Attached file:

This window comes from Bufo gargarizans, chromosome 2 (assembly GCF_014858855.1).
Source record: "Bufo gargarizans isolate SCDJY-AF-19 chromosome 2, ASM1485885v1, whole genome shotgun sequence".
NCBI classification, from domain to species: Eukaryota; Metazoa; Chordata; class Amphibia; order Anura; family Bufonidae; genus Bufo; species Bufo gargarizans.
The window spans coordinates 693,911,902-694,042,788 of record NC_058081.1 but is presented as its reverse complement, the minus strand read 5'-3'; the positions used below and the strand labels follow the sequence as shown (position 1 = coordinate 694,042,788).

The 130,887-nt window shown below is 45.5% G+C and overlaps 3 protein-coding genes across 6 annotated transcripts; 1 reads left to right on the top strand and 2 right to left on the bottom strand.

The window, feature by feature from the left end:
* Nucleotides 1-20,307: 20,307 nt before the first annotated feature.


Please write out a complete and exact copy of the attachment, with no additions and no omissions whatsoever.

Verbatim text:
This window comes from Bufo gargarizans, chromosome 2 (assembly GCF_014858855.1).
Source record: "Bufo gargarizans isolate SCDJY-AF-19 chromosome 2, ASM1485885v1, whole genome shotgun sequence".
NCBI classification, from domain to species: Eukaryota; Metazoa; Chordata; class Amphibia; order Anura; family Bufonidae; genus Bufo; species Bufo gargarizans.
The window spans coordinates 693,911,902-694,042,788 of record NC_058081.1 but is presented as its reverse complement, the minus strand read 5'-3'; the positions used below and the strand labels follow the sequence as shown (position 1 = coordinate 694,042,788).

The 130,887-nt window shown below is 45.5% G+C and overlaps 3 protein-coding genes across 6 annotated transcripts; 1 reads left to right on the top strand and 2 right to left on the bottom strand.

The window, feature by feature from the left end:
* Nucleotides 1-20,307: 20,307 nt before the first annotated feature.